Beelzebub. To whom the Arch-Enemy,

And thence in heaven called Satan, with bold words
Breaking the horrid silence, thus began :

"If thou beest he; but O, how fallen! how changed
From him who, in the happy realms of light,
Clothed with transcendent brightness, did'st outshine
Myriads though bright! If he, whom mutual league,
United thoughts and counsels, equal hope

And hazard in the glorious enterprise,

Joined with me once, now misery hath joined

In equal ruin! Into what pit thou seest,

From what height fallen; so much the stronger proved

He with his thunder; and till then who knew

The force of those dire arms? Yet not for those,
Nor what the potent victor in his rage

Can else inflict, do I repent or change,

Though changed in outward lustre, that fixed mind, And high disdain, from sense of injured merit,

That with the Mightiest raised me to contend,
And to the fierce contention brought along
Innumerable force of spirits armed,

That durst dislike His reign, and, me preferring,
His utmost power with adverse power opposed
In dubious battle on the plains of heaven,

And shook His throne.

"What though the field be lost?
All is not lost; the unconquerable will,
And study of revenge, immortal hate,
And courage never to submit or yield,
And what is else not to be overcome;
That glory never shall His wrath or might
Extort from me. To bow and sue for grace
With suppliant knee, and deify His power,
Who, from the terror of this arm so late
Doubted His empire; that were low indeed,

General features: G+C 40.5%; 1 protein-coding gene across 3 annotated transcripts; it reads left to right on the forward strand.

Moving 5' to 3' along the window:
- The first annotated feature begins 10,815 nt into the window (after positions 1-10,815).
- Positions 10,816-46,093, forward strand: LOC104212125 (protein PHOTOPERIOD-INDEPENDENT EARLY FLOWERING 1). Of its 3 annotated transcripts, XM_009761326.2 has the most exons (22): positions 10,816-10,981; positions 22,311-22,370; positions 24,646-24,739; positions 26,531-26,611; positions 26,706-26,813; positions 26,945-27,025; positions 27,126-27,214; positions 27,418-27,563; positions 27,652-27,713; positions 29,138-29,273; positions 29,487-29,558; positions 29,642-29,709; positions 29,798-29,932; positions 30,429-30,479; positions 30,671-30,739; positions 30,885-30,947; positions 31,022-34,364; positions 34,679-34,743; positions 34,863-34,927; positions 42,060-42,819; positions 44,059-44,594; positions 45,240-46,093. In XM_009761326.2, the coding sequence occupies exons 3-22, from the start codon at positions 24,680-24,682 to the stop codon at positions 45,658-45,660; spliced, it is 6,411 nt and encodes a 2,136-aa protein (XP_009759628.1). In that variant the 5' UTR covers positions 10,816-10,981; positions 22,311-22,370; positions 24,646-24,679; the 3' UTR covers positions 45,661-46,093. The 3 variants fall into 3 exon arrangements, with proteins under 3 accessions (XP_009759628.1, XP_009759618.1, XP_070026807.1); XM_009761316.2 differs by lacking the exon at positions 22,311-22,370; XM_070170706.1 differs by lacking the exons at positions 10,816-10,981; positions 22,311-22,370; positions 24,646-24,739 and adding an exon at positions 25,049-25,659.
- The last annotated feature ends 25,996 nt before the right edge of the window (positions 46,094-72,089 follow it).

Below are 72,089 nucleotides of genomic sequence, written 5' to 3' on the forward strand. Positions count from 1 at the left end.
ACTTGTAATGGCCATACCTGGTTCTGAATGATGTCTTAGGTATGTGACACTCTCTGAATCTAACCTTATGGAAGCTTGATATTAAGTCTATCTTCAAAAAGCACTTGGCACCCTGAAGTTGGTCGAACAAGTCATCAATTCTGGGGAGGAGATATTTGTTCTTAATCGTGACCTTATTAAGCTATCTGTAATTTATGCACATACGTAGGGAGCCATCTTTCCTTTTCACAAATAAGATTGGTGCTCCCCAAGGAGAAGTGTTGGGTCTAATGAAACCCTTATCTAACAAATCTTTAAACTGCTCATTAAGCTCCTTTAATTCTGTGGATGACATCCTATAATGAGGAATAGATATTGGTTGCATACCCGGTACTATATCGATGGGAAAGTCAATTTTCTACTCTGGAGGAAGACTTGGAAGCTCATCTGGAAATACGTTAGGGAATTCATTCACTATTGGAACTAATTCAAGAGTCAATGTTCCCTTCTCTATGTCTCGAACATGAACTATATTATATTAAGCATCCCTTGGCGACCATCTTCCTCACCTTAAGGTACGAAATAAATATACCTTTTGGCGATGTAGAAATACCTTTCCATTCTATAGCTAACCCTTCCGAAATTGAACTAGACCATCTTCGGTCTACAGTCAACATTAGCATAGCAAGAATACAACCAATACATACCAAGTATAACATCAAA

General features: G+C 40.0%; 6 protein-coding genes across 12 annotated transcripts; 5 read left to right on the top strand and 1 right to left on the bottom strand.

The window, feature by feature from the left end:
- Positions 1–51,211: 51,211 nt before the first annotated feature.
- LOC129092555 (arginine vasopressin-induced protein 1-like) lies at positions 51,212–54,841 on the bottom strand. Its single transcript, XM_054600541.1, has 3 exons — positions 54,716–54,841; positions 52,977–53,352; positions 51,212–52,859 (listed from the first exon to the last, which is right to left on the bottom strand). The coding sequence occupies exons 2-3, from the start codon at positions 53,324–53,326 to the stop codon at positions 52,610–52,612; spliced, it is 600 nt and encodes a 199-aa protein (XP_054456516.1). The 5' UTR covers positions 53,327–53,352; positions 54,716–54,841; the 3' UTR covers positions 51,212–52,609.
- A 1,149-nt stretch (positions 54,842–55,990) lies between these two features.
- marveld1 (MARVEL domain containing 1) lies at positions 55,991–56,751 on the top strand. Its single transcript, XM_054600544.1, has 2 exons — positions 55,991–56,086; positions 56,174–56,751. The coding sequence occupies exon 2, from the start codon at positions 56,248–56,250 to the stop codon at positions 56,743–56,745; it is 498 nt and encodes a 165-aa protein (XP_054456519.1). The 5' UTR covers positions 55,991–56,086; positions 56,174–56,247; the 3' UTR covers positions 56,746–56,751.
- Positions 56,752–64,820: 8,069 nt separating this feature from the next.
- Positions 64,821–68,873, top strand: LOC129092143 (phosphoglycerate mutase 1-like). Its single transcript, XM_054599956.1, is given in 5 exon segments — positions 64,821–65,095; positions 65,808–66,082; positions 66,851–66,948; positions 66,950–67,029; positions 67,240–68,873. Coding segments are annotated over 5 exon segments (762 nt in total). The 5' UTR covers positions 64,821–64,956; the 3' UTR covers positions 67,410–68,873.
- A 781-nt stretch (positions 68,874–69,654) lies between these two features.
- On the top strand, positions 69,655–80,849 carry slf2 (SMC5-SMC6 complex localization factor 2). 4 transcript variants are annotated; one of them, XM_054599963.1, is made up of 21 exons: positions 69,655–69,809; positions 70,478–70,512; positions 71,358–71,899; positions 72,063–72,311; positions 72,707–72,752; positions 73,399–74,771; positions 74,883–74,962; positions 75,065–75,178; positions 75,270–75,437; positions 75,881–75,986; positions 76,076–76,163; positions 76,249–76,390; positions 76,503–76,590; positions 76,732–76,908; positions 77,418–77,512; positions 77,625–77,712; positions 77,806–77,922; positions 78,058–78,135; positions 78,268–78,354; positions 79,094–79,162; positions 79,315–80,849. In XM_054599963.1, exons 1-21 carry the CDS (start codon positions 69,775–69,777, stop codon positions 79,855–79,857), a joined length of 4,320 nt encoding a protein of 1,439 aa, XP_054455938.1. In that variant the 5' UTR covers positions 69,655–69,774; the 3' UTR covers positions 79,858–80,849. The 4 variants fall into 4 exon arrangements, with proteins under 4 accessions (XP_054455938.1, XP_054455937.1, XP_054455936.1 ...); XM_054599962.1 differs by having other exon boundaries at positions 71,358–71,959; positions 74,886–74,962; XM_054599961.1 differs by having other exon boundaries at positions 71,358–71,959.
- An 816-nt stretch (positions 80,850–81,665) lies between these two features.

That were an ignominy, and shame beneath
This downfall; since, by fate, the strength of gods
And this empyreal substance cannot fail;
Since, through experience of this great event,
In arms not worse, in foresight much advanced,
We may with more successful hope resolve
To wage, by force or guile, eternal war,
Irreconcilable to our grand Foe,

Who now triumphs, and in the excess of joy
Sole reigning, holds the tyranny of heaven!"

So spake the apostate angel, though in pain,
Vaunting aloud, but racked with deep despair;
And him thus answered soon his bold compeer.

"O Prince! O Chief of many thronéd Powers,
That led the embattled seraphim to war
Under thy conduct, and, in dreadful deeds
Fearless, endangered heaven's perpetual King,
And put to proof His high supremacy,
Whether upheld by strength, or chance, or fate;
Too well I see and rue the dire event,
That with sad overthrow and foul defeat,

Hath lost us heaven, and all this mighty host
In horrible destruction laid thus low,
As far as gods and heavenly essences

Can perish; for the mind and spirit remains
Invincible, and vigour soon returns,

Though all our glory extinct and happy state
Here swallowed up in endless misery.

But what if He our conqueror (whom I now
Of force believe almighty, since no less

Than such could have o'erpowered such force as ours)
Hath left us this our spirit and strength entire,
Strongly to suffer and support our pains,
That we may so suffice His vengeful ire,
Or do Him mightier service, as His thralls
By right of war, whate'er His business be,
Here in the heart of hell to work in fire,
Or do His errands in the gloomy deep;
What can it then avail, though yet we feel
Strength undiminished, or eternal being
To undergo eternal punishment ?”

Whereto with speedy words the Arch-Fiend replied: "Fallen Cherub! to be weak is miserable,

Doing or suffering; but of this be sure,
To do aught good never will be our task,
But ever to do ill our sole delight,
As being the contrary to His high will
Whom we resist. If then His providence
Out of our evil seek to bring forth good,
Our labour must be to pervert that end,
And out of good still to find means of evil;
Which oft-times may succeed, so as perhaps
Shall grieve Him, if I fail not, and disturb
His inmost counsels from their destined aim.

"But see! the angry victor hath recalled
His ministers of vengeance and pursuit

Back to the gates of heaven; the sulphurous hail
Shot after us in storm, o'erblown, hath laid
The fiery surge that from the precipice